A few things to think about when reading that forum post:

- The scenario described in that post is based on the assumption that all 
blocks read from disk somehow get funneled through a single memory location, 
which also happens to have a permanent fault.
- In addition, it assumes that after a checksum failure, the corrected data 
either gets stored in the exact same memory location again, or in another 
memory location that also has a permanent fault.
- It also completely ignores the fact that ZFS has an internal error threshold 
and will automatically offline a device once the number of read/checksum errors 
seen on it exceeds that threshold, preventing further corruption. ZFS will 
*not* go and happily mess up your entire pool.
- This would *not* be silent; ZFS would report a large number of checksum 
errors on all your devices.
- Blocks corrupted in that particular way would *not* actually spread to 
incremental backups or via rsync, as the corrupted blocks would not be seen as 
modified.
- There is no indication that the reported cases of data loss that he points to 
are actually due to the particular failure mechanism described in the post; 
there are *lots* of other ways in which memory corruption can lead to a file 
system becoming unmountable, checksums or not.
- Last but not leasts, note that “Cyberjock" is a community moderator, not 
somebody who’s actually in any way involved in the development of ZFS (or even 
FreeNAS; see the preface of his FreeNAS guide for some info on his background). 
If this were really as big of a risk as he thinks it is, you’d think somebody 
who is actually familiar with the internals of ZFS would have raised this 
concern before.



On Feb 26, 2014, at 5:56 PM, Philip Robar <philip.ro...@gmail.com> wrote:

> Please note, I'm not trolling with this message. I worked in Sun's OS/Net 
> group and am a huge fan of ZFS.
> 
> The leading members of the FreeNAS community make it clear [1] (with a 
> detailed explanation and links to reports of data loss) that if you use ZFS 
> without ECC RAM that there is a very good chance that you will eventually 
> experience a total loss of your data without any hope of recovery. [2]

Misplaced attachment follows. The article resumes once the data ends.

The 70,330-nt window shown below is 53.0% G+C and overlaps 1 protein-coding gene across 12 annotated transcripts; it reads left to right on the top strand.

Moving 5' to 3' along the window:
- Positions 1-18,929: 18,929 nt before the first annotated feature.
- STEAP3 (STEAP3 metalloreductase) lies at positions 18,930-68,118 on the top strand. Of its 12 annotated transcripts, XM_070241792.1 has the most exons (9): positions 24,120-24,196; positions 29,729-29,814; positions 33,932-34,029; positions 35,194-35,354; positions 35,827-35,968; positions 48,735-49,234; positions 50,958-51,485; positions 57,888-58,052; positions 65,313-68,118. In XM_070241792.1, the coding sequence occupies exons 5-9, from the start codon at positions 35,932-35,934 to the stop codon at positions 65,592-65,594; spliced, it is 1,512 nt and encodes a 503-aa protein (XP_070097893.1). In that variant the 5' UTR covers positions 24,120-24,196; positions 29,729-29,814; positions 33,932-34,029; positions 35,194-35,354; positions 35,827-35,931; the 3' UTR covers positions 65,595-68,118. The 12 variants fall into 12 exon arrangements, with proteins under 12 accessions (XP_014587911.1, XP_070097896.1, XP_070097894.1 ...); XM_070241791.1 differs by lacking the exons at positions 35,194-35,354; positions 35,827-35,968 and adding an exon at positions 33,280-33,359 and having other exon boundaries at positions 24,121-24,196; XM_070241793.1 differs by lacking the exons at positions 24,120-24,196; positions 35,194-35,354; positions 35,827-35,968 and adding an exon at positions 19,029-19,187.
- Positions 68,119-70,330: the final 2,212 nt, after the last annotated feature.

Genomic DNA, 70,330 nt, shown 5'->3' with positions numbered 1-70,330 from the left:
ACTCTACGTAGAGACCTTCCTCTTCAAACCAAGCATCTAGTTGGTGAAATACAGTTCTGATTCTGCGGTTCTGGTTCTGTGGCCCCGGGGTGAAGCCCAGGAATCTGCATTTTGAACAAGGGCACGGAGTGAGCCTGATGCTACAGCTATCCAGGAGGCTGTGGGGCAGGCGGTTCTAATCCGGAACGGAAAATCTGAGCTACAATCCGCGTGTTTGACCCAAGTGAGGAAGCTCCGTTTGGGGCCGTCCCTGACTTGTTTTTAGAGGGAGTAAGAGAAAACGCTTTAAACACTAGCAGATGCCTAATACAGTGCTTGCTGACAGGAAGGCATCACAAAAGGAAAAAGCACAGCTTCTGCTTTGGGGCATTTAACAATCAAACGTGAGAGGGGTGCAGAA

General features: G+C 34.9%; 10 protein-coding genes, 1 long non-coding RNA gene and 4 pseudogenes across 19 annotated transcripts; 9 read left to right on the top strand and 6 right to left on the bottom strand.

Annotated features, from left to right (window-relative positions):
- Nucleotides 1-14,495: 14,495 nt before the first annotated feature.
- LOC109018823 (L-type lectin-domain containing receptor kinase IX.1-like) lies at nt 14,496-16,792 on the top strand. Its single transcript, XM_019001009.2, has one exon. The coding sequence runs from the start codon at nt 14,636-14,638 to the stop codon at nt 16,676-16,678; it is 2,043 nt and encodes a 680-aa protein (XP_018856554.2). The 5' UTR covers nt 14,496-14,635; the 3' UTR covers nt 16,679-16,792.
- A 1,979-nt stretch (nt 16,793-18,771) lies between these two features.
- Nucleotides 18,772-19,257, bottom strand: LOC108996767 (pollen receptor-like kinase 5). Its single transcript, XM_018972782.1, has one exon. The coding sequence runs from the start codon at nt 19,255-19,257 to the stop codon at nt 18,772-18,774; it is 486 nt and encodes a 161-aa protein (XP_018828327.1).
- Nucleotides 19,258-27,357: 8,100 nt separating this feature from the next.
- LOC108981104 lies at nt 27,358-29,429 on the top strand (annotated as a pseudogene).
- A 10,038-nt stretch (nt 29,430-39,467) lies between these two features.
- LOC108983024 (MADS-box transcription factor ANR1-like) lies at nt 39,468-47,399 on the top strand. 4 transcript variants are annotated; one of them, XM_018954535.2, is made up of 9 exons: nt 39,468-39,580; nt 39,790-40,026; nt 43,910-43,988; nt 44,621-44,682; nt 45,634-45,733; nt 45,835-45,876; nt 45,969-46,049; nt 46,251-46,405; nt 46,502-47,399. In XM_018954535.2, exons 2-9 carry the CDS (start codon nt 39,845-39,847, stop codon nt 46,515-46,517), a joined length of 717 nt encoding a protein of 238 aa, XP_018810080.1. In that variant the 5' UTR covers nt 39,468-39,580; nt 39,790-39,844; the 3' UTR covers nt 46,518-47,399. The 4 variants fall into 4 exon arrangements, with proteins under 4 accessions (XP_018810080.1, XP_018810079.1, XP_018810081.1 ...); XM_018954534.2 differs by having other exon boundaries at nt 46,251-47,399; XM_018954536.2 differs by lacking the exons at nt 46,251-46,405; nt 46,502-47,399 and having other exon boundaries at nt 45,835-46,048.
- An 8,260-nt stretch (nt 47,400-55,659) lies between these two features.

> (Unless you have literally thousands of dollars to spend on that recovery. 
> And even then there's no guarantee of said recovery.) The features of ZFS, 
> checksumming and scrubbing, work together to silently spread the damage done 
> by cosmic rays and/or bad memory throughout a file system and this corruption 
> then spreads to your backups.
> 
> Given this, aren't the various ZFS communities--particularly those that are 
> small machine oriented [3]--other than FreeNAS (and even they don't say it as 
> strongly enough in their docs), doing users a great disservice by implicitly 
> encouraging them to use ZFS w/o ECC RAM or on machines that can't use ECC RAM?
> 
> As an indication of how persuaded I've been for the need of ECC RAM, I've 
> shut down my personal server and am not going to access that data until I've 
> built a new machine with ECC RAM.
> 
> Phil
> 
> [1] ECC vs non-ECC RAM and ZFS: 
> http://forums.freenas.org/index.php?threads/ecc-vs-non-ecc-ram-and-zfs.15449/
> 
> [2] cyberjock: "So when you read about how using ZFS is an "all or none" I'm 
> not just making this up. I'm really serious as it really does work that way. 
> ZFS either works great or doesn't work at all. That really truthfully [is] 
> how it works."
> 
> [3] ZFS-macos, NAS4Free, PC-BSD, ZFS on Linux
> 
> 
> -- 
>  
> --- 
> You received this message because you are subscribed to the Google Groups 
> "zfs-macos" group.
> To unsubscribe from this group and stop receiving emails from it, send an 
> email to zfs-macos+unsubscr...@googlegroups.com.
> For more options, visit https://groups.google.com/groups/opt_out.

Attachment: smime.p7s
Description: S/MIME cryptographic signature

Reply via email to